Learn how important our gut is to our health and brain
It is estimated that our body contains about 100 trillion microbial cells. In this book, you will learn the important role those microbes have on our health.
The human microbiome
The human microbiota is the collection of single-cell organisms living in the human body. A high concentration of them lives in the digestive system where they realize important work like helping us absorb nutrients, while other microbes live on our skin, where they build a unique “microbial fingerprint.”
Humans share about 99.99% of the same DNA, but we share only 10% of the genes of microbes in our gut. The genes of those bacteria are called the human microbiome.
The microbes a baby gets from natural birth may play an important role
While a child is in its mother’s womb, it’s body is free from microbes, although it depends on the mother’s microbes to get nutrients. But once the baby passes through the birth canal, a number of bacterias such as lactobacilli are transferred to it.
Caesarean sections are used to prevent eventual birth complications, but they also result in the baby not getting the microbes of its mother birth canal.
A possible solution is to transfer those microbes later using sterile cotton swabs.
Microbes might have an influence on weight and anxiety
There have been a number of mice experiments which found that their gut bacteria determine weight, can influence their anxiety, and even reverse symptoms of cognitive problems. That connection between the gut and brain is called microbiome-gut-brain axis. People with depression often experience inflammation in the bowels, which leads oscillibacter bacterias to produce natural tranquilizers such as gamma-Aminobutyric acid, which act to calm the brain, but can also cause depression.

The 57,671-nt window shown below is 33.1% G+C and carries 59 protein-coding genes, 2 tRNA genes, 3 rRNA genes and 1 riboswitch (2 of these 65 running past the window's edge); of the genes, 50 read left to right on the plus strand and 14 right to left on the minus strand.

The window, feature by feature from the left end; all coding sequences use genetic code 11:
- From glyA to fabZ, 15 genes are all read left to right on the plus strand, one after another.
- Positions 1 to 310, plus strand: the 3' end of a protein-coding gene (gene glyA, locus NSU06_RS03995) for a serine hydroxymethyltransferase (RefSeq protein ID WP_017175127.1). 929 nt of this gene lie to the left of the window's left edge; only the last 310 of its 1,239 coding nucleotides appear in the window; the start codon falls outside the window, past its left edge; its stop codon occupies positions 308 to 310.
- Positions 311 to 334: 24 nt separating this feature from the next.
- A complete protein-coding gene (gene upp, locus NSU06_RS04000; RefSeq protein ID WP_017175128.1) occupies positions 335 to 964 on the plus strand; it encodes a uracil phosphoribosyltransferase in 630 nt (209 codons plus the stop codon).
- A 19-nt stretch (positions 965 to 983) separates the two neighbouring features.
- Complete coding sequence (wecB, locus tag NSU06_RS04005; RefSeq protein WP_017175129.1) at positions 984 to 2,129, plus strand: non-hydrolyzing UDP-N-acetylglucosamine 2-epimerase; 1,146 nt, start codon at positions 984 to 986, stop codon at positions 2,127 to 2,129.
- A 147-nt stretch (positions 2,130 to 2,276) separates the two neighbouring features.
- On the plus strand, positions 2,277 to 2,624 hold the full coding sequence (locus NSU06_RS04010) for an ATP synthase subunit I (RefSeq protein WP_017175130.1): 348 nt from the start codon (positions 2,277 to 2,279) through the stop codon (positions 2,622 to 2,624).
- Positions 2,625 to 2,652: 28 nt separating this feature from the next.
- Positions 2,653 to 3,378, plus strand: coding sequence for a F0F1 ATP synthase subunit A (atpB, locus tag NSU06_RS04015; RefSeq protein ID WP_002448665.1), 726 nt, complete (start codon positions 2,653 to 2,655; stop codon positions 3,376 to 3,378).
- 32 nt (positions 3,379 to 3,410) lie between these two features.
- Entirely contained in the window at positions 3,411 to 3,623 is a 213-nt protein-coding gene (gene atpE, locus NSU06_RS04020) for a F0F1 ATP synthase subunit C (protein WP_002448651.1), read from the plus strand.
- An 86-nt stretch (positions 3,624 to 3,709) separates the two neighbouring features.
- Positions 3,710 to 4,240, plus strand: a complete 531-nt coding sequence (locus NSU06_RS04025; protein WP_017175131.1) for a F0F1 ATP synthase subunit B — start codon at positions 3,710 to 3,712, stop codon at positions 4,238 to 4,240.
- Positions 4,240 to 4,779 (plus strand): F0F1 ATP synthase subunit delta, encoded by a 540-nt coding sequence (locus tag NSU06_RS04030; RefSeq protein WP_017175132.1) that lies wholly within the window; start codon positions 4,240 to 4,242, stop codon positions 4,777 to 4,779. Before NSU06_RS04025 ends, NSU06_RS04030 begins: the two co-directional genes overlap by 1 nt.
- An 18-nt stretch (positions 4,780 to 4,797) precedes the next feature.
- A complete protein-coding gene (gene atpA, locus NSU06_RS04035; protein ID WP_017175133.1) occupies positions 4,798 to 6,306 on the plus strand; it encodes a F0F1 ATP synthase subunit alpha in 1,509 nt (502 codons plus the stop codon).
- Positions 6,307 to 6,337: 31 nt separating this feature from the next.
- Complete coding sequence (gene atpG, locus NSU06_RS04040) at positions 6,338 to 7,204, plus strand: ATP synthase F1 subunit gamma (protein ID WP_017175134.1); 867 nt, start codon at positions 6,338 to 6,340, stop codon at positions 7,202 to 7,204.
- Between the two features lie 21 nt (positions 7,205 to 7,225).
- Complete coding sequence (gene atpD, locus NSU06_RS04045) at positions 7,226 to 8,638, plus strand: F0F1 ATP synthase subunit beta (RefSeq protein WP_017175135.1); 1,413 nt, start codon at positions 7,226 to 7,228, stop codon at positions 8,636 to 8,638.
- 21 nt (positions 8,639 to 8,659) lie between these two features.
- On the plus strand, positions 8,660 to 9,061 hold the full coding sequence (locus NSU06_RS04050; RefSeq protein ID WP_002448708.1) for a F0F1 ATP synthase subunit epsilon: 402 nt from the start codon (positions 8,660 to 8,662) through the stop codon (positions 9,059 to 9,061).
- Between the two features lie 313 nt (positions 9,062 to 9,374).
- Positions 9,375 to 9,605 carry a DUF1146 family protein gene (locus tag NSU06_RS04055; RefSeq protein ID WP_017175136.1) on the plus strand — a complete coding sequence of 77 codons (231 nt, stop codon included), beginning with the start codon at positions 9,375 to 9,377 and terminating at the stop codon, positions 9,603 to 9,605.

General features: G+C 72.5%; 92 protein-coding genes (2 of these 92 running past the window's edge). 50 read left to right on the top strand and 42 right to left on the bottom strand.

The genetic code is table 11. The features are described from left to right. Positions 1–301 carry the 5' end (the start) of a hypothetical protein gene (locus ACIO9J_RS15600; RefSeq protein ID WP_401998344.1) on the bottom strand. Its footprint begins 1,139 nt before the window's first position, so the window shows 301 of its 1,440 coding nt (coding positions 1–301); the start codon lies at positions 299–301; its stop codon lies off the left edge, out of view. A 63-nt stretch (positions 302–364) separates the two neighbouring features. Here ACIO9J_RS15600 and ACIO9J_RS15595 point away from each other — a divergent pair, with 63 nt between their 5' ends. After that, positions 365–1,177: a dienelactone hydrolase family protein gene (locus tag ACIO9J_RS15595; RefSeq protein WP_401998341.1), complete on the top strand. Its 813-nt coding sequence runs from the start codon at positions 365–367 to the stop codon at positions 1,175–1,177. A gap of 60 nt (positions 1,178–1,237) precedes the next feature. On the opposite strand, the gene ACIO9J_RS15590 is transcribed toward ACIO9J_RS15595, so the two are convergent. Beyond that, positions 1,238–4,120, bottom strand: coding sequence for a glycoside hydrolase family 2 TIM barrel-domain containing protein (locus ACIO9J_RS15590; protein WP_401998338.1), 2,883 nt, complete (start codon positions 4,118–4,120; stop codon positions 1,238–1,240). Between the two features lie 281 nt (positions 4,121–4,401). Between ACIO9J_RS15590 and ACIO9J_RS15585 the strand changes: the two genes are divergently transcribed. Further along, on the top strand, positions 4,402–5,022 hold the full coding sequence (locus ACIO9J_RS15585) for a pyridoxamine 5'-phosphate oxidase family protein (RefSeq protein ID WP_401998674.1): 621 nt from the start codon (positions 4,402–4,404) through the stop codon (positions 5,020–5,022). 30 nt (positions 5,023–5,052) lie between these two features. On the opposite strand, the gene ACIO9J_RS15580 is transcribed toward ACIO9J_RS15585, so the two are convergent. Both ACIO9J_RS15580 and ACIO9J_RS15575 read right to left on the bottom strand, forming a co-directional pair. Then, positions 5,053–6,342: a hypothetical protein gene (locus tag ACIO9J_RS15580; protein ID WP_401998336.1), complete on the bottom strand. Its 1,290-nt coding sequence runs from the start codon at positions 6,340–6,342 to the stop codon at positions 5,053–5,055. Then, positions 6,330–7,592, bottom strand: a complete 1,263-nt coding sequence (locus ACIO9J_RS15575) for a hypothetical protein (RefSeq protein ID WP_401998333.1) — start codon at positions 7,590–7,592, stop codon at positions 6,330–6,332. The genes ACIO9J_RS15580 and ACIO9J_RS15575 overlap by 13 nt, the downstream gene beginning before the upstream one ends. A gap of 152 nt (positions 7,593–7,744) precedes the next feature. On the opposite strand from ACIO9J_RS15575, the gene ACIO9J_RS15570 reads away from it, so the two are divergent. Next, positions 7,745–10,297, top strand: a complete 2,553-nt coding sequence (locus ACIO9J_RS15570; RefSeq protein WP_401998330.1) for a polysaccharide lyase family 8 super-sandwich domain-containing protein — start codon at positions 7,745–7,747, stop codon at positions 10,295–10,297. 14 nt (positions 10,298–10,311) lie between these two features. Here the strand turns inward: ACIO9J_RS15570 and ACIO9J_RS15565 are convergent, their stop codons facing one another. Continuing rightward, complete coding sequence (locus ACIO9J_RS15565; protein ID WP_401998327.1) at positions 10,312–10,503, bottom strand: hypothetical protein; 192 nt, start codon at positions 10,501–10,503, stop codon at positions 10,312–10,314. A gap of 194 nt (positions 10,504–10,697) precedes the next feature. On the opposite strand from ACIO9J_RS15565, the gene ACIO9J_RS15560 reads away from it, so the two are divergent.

Prebiotics and Probiotics
The importance microbes play in our health, lead the industry to produce probiotics such as natural yogurt. While not approved by the FDA, there are studies which found that probiotics can be helpful for children with diarrhea and adults with irritable bowel syndrome.
It is likely however that the bacterias contained in probiotics are already in your gut. Therefore you can just feed them with their favorite food. Food bacterias love to eat is called prebiotics. They consist of dietary fibers such as inulin or lactulose or galacto-oligosaccharides.
Our ancestors had a diet rich in fiber, unfortunately, something our modern diet lacks. Adding more fiber to your diet could, therefore, be beneficial.
Antibiotics harm beneficial microbes and lead to antibiotic resistance
Antibiotics can cure bacterial diseases. Unfortunately, they don’t differentiate between good and bad bacterias and thus also kill the good bacterias.
Studies have shown that antibiotic treatment within the first six months of a person’s life can disrupt the development of Bifidobacterium which plays an important role for our immune system. This can lead to the development of abnormal weight gain, asthma and allergies later in life.